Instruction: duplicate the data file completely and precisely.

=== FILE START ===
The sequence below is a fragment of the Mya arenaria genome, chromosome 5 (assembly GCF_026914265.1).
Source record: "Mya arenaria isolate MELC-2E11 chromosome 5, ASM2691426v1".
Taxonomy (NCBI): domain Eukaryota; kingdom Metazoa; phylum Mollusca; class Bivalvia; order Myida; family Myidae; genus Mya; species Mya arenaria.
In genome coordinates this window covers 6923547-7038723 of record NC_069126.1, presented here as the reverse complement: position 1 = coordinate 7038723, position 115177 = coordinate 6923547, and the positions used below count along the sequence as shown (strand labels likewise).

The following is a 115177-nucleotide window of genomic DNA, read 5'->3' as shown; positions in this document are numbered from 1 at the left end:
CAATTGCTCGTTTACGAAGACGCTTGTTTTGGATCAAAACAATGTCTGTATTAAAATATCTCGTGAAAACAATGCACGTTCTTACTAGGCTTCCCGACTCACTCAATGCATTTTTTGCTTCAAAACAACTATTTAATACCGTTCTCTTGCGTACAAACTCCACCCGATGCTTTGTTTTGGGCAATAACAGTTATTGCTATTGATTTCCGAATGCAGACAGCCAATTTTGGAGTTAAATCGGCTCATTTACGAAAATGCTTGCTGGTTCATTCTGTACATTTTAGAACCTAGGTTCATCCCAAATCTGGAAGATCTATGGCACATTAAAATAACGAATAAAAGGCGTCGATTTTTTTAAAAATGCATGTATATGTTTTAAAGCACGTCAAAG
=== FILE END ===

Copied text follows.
The sequence below is a fragment of the Mya arenaria genome, chromosome 5 (assembly GCF_026914265.1).
Source record: "Mya arenaria isolate MELC-2E11 chromosome 5, ASM2691426v1".
Taxonomy (NCBI): domain Eukaryota; kingdom Metazoa; phylum Mollusca; class Bivalvia; order Myida; family Myidae; genus Mya; species Mya arenaria.
In genome coordinates this window covers 6923547-7038723 of record NC_069126.1, presented here as the reverse complement: position 1 = coordinate 7038723, position 115177 = coordinate 6923547, and the positions used below count along the sequence as shown (strand labels likewise).

The following is a 115177-nucleotide window of genomic DNA, read 5'->3' as shown; positions in this document are numbered from 1 at the left end:
CAATTGCTCGTTTACGAAGACGCTTGTTTTGGATCAAAACAATGTCTGTATTAAAATATCTCGTGAAAACAATGCACGTTCTTACTAGGCTTCCCGACTCACTCAATGCATTTTTTGCTTCAAAACAACTATTTAATACCGTTCTCTTGCGTACAAACTCCACCCGATGCTTTGTTTTGGGCAATAACAGTTATTGCTATTGATTTCCGAATGCAGACAGCCAATTTTGGAGTTAAATCGGCTCATTTACGAAAATGCTTGCTGGTTCATTCTGTACATTTTAGAACCTAGGTTCATCCCAAATCTGGAAGATCTATGGCACATTAAAATAACGAATAAAAGGCGTCGATTTTTTTAAAAATGCATGTATATGTTTTAAAGCACGTCAAAG